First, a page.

Anwar Ali, Special to the Star, writes about the launch of StyleID and speaks with a Toronto fashion blogger, a costume designer and one of StyleID’s co-founders. Read on to see how StyleID brings users a TV star wardrobe available at their fingertips.
July 7, 2014
Fashion blogger Angie Thevarajan is always on the prowl for style. The 23-year-old is equally at ease with dainty or tomboyish looks. She splits time between browsing racks at global chains such as Zara and independent shops like Spoof on Queen St. W.
“I like to have my own style and put things together you might not see on a regular basis,” says Thevarajan, a Markham resident.
Television actresses are valuable spools of inspiration for her, particularly Sofia Vergara’s Gloria on Modern Family. “First of all she’s just drop-dead gorgeous. Anything that she wears just looks amazing. She’s always really colourful.”
TV fans like Thevarajan who behold Vergara’s flamboyant character as a muse — and who believe her attire to be a well-guarded trick of the trade — might be pleasantly surprised that they too can now have her look.
Entrepreneur Sarah Juma just launched StyleID, a free app that helps fashionistas track down and purchase coveted outfits seen on their TV scenes, at Set on King St. W.
It works like this: Let’s say you, a Gloria copycat, yearn for the nautical-patterned, short-sleeved wrap dress worn in season 5, episode 15; or a $158 Cache Animal print dress (season 5 episode 12); or, if your budget is elastic, a $1,500 Roberto Cavalli dress (season 5 episode 24).
Once you have downloaded the app, (available onAndroid/Blackberry devices now and for Apple iOS in mid-July) you navigate to the episode you’re watching (or one that’s cached), choose Gloria from the list of characters, and all the outfits she wears are displayed. Another click and you’re buying your dream gown.
It’s similar to the Shazam-meets-Instagram fashion app Trendabl, but for TV. So far, StyleID is one of a kind. It doesn’t depend on image recognition, like other fashion apps, and it’s focused only on television shows. At the moment it includes a collection of nearly two-dozen popular shows including Girls, Glee, The Vampire Diaries and The Crazy Ones.
StyleID is an unlikely venture for founder Juma. When she came up with the idea more than two years ago, it was partially a fix for her own wardrobe dilemma.
“I’m probably the least fashionable person you’ll meet,” Juma says. “When I see a look on TV that would be perfect for me, I want that look. But I could never pull it together on my own.”
While doing her research, Juma was surprised to learn TV stylists aren’t just foraging the racks at the High Street retailers, but pulled from a variety of price points.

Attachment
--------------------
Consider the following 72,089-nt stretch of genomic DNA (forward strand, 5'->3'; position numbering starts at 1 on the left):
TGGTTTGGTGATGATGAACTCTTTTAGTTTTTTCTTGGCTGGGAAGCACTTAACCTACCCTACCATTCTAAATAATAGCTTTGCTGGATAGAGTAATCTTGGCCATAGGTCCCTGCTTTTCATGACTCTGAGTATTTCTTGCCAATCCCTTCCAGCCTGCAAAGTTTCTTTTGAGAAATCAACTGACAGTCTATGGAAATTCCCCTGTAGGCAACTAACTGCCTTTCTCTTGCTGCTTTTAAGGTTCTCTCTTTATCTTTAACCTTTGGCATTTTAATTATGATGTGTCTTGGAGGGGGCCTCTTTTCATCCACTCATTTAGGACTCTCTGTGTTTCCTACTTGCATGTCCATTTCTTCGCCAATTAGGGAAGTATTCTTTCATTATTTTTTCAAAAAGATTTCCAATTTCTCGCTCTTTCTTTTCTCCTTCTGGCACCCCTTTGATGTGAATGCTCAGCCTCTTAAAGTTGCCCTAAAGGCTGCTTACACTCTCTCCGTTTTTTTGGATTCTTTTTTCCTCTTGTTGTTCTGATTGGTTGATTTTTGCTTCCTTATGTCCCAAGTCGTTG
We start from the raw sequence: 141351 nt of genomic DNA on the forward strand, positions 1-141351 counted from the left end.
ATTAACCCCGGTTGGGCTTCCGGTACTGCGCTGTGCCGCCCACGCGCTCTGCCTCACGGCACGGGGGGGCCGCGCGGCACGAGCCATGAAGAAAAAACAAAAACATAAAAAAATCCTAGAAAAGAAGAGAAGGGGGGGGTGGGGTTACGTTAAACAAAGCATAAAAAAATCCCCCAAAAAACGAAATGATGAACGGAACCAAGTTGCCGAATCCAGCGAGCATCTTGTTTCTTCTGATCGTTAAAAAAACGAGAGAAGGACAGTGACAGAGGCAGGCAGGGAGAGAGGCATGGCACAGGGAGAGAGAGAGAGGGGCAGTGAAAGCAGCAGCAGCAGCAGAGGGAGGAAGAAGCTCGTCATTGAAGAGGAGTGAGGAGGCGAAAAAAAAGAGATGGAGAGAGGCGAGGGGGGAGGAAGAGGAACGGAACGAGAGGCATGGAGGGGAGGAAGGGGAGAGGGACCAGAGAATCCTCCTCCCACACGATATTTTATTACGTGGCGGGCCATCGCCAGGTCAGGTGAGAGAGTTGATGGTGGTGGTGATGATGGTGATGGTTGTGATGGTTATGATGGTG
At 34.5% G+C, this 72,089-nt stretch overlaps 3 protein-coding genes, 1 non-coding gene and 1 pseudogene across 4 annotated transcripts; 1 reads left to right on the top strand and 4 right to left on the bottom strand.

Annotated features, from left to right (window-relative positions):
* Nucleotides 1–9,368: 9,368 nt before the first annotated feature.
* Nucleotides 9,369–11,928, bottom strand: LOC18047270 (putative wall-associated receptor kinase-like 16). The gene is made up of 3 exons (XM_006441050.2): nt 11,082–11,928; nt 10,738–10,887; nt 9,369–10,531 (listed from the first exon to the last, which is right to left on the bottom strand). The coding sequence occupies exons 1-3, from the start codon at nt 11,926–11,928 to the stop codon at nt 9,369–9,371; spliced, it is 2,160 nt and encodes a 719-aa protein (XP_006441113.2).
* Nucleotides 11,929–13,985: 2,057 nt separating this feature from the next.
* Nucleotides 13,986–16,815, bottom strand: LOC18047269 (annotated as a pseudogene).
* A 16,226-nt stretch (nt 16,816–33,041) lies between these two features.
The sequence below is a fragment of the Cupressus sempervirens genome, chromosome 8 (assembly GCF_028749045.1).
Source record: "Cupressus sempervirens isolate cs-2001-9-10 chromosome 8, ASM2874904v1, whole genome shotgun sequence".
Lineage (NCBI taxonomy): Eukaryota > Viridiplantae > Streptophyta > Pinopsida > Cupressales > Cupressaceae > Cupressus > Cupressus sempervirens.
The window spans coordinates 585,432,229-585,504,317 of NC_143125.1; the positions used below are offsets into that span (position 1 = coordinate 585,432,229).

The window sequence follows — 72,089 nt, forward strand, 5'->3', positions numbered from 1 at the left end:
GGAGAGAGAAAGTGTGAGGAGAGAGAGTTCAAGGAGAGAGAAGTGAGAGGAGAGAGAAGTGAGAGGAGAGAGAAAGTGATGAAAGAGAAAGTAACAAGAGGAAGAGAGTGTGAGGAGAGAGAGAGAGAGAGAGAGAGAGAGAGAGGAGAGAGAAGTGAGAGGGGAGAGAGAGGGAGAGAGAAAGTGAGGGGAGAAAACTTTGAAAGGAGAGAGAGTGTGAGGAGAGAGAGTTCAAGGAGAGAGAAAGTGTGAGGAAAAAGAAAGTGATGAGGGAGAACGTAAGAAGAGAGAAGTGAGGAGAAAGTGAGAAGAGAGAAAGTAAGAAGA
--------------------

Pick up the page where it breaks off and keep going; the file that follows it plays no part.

Take Olivia Miles-Payne, who dressed actors Sarah Michelle Gellar and Robin Williams for the first 15 episodes of The Crazy Ones. Typically her budget is somewhere in the $15,000 to $20,000 range per episode.
Her wardrobe considerations depend, unsurprisingly, on the amount of money she has to spend. But beyond that, she needs to make sure the whims of actors are consistent with reality.
“There’s nothing worse than watching a teen show and you know they’re wearing Gucci and Dolce & Gabbana, things that are out of reach for most kids that age,” says Miles-Payne, who’s based in Los Angeles but is currently on location in Miami for Ride Along 2.
Miles-Payne spends as much time in department stores like Barneys, Nordstrom, and Bloomingdale’s as indie boutiques. To make her outfits stand out, she mixes in custom pieces and vintage.
Her favourite brands for Michelle Gellar, whose style she describes on The Crazy Onesas a “fun mix and match casual office look,” include Parker, Tibi, Rebecca Taylor, J Brand Jeans, Ted Baker, Rag & Bone and Helmut Lang.
“If I splurged on an item for an actor, there’s usually a less expensive version that can be had,” Miles-Payne says. “I’m trying to help people find that.”
To the undiscerning eye, what an actor wears could be seen as limited edition haute couture and priced out of reach for an aspirational stargazer. But take Gloria’s marine-inspired garment: It’s actually part of Vergara’s own line at K-Mart, Sofia, and it sells for less than $30.
Even with the high-end offerings, like Michelle Gellar’s $475 Marc Jacobs Isa print silk top (season 1, episode 18), there’s a silver lining. Typically, clothing is at least a season behind by the time an episode airs, meaning it’s already heavily discounted when bargain hunters see it on StyleID.
While the app caters to a predominantly female audience, Juma would like to expand the list to TV shows, geared toward men and, eventually music videos. Beyond clothing, she hopes to showcase set designs.
Juma, who previously worked in the music industry, was able to tap into connections to build her StyleID network. Costume designers have embraced the idea, mostly because they’re getting accolades for what they do.
She made up for her lack of technical expertise by joining Kitchener startup hub Communitech in 2012 and recruiting her brother-in-law, a developer, as a co-founder. Revenue comes from three different streams. Every time someone clicks on a link to a retailer, she earns four to eight cents. She also gets a commission on sales and sells data back to brands.